Showing Up is Only Half the Battle
When I was in high school, my cross country coach always used to always tell the team, “The proof is in the pudding.” Well, back then, we never really understood exactly what that meant. If anything, we used to tease him about it. I mean, pudding? What does pudding have to do with running? Or proving anything?
Thinking back on it now, because running is still a huge part of my life, it actually makes complete sense. And that’s because we should have been referring to the word “putting” instead of “pudding” that whole time.
“The journey of a thousand miles begins with a single step.” — Lao Tzu
I’m sure that many of us know that the hardest part of accomplishing anything is the part where we are first getting started. However, what many of us aren’t aware of is that the second hardest part of accomplishing anything is the part where we continue to put in the work that goes along with it — The part where we keep going. The part where we take it a step further and work towards actually excelling.
“If you always put limit on everything you do, physical or anything else. It will spread into your work and into your life. There are no limits. There are only plateaus, and you must not stay there, you must go beyond them”— Bruce Lee
I’ve been running marathons and half marathons for nearly seven years now. And only recently have I realized how much more effort I could have been putting in in the past than just the bare minimum.
I realized that the reason why I was continuously being disappointed by my results was because I wasn’t doing anything more to improve for the next time. Once I realized that, I started working harder each time I trained. Then, slowly, but surely, the results that I wanted there on out followed.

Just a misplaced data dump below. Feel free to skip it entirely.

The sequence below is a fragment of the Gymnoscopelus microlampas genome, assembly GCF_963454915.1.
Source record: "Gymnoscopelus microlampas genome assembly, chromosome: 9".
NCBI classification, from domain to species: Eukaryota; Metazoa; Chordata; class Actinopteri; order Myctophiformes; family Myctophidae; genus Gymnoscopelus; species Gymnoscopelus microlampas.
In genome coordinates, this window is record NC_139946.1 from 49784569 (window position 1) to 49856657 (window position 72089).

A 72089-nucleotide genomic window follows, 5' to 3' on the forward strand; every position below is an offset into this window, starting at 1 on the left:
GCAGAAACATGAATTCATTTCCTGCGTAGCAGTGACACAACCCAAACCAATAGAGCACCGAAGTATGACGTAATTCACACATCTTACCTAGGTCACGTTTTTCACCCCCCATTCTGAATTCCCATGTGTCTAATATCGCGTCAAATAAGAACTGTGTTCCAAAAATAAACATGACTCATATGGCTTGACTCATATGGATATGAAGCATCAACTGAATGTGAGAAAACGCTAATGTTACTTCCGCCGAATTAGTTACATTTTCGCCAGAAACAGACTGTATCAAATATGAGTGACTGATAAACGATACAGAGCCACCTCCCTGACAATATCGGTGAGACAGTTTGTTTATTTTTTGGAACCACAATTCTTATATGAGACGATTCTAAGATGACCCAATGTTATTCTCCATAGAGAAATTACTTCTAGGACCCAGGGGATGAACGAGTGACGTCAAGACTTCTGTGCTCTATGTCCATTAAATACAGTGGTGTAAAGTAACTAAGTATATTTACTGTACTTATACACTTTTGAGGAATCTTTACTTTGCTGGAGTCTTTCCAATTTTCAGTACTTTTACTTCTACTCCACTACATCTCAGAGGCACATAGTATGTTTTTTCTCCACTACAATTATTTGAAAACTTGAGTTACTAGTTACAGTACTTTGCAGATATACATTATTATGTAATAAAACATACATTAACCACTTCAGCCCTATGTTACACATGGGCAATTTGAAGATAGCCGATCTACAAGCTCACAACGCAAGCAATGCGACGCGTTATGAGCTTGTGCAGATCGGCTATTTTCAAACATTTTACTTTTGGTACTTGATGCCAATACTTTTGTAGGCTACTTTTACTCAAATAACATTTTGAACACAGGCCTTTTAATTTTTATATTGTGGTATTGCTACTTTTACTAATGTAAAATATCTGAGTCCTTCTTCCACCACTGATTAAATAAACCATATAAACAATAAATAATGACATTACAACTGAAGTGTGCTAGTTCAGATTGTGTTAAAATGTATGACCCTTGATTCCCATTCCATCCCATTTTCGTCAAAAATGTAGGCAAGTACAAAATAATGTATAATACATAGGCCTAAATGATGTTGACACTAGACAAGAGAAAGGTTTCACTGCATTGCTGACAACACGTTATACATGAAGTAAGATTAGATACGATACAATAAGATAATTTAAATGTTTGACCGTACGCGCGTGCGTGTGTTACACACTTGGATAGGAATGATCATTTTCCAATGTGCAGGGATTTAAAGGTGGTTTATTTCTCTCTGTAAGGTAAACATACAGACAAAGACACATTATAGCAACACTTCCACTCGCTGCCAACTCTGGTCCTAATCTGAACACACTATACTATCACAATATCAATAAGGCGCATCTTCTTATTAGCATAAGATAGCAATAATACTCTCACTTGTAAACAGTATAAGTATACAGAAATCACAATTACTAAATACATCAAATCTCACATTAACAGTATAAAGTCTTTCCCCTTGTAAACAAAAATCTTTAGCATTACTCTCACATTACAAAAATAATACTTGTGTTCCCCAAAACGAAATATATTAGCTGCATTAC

Many people often say to themselves, “Well, at least I did it”. However, doing something and doing something well are two completely different things. Anyone can do a half-ass job and say that they got it done. But, doing a job well done takes a little more time and effort.
So, if you’re going to be disappointed with the way things turned out, as was I in the past, then honestly ask yourself how hard you really worked towards getting the results that you wanted. Ask yourself if you gave it everything that you had. Ask yourself if you left it all on the table at the end of the day.
The thing is, showing up is only half the battle.
The second half is actually putting in the work. We each want to achieve our own individual goals. We want to fulfill our dreams. We want to strive to be the best version of ourselves. But, not all of us necessarily want to do what it takes to get better, so instead, we settle for less. We settle for contentment. We settle for “good enough” — But, good enough shouldn’t be all that we aim for.
In life, once we’ve become accustomed to a certain routine or a certain task, it gets rather redundant after a while. Sometimes, we lose interest all together and we put much less effort into those tasks compared to how hard we tried in the beginning. That’s because after we’ve become familiar enough with something, it eventually becomes a habit. And habits can be mundane if they’re not contributing to something that we actually enjoy doing.
The actions required to complete certain tasks are soon switched to auto-pilot in our brain in order for us to divert more of our energy into new tasks or difficult tasks that require a greater deal of focus and attention; things that we actually care about.
If you truly cared about something, you wouldn’t just settle for “good enough”. You wouldn’t settle for a half-ass job. This is why just showing up doesn’t win races, or awards, or produce hit songs, or yield breakthroughs. If it did, then we’d all be famous. We’d all be extraordinary. But, we’re not all extraordinary because not all of us want to do whatever it takes to get there.
If we want to do better, if we want to be better, then we have to push ourselves past the mentality of thinking that showing up means that we’re fully there. If you’re going to show up, then you also have to show up prepared. You have to show up ready to do the work (the full work), and know that showing up is only half the battle. After that, the rest is up to you.